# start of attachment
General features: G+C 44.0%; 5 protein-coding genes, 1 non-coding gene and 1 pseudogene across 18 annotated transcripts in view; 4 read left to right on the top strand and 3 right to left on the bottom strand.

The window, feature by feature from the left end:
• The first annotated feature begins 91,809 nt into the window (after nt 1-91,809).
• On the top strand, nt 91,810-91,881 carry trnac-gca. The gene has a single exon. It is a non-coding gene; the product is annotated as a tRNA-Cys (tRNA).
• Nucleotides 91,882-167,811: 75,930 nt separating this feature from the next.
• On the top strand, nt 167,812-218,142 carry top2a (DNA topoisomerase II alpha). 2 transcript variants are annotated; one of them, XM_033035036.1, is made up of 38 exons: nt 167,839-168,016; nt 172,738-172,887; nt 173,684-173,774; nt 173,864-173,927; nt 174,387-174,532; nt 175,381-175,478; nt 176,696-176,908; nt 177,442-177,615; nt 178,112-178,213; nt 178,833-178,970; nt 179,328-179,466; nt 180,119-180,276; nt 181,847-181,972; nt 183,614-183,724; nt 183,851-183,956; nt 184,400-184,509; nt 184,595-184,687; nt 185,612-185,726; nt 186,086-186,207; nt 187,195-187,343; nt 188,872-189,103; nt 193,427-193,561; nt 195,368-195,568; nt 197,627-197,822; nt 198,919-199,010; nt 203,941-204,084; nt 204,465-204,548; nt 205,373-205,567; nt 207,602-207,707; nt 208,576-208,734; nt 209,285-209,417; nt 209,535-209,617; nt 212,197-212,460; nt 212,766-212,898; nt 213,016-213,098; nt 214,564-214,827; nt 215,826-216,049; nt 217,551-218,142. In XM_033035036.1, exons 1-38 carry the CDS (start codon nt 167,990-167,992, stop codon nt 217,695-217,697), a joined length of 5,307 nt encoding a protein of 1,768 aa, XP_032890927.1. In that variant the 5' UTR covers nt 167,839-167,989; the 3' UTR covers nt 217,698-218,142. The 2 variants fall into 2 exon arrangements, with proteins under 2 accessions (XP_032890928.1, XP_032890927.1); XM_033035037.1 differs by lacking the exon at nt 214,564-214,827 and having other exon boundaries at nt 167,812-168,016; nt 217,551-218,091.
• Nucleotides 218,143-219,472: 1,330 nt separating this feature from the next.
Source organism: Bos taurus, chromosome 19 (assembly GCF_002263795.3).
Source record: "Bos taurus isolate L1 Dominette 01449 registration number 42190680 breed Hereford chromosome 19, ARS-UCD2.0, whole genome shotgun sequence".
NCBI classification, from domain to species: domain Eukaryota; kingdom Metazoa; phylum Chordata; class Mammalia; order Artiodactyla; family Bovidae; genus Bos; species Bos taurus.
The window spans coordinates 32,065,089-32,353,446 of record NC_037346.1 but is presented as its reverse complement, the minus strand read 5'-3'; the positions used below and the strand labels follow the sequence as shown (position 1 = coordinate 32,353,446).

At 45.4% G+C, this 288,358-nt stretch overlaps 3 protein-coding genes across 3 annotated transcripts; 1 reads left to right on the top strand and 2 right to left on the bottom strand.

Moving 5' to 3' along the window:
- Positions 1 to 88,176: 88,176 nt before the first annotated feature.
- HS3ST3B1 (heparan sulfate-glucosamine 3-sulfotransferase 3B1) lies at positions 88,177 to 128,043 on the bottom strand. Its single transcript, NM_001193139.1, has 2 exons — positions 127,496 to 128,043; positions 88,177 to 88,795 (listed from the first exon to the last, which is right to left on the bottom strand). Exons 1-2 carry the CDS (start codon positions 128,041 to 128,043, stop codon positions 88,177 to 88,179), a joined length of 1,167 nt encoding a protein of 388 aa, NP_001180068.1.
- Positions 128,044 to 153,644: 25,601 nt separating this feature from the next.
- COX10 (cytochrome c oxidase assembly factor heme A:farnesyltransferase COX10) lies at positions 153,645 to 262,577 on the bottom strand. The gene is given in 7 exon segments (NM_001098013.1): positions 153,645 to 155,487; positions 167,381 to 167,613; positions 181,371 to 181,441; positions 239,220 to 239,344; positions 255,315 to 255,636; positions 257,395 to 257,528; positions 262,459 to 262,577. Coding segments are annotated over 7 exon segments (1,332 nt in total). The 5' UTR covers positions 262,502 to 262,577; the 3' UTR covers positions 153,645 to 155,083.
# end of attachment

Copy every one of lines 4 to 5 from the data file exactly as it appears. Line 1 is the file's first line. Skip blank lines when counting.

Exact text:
• On the top strand, nt 91,810-91,881 carry trnac-gca. The gene has a single exon. It is a non-coding gene; the product is annotated as a tRNA-Cys (tRNA).
• Nucleotides 91,882-167,811: 75,930 nt separating this feature from the next.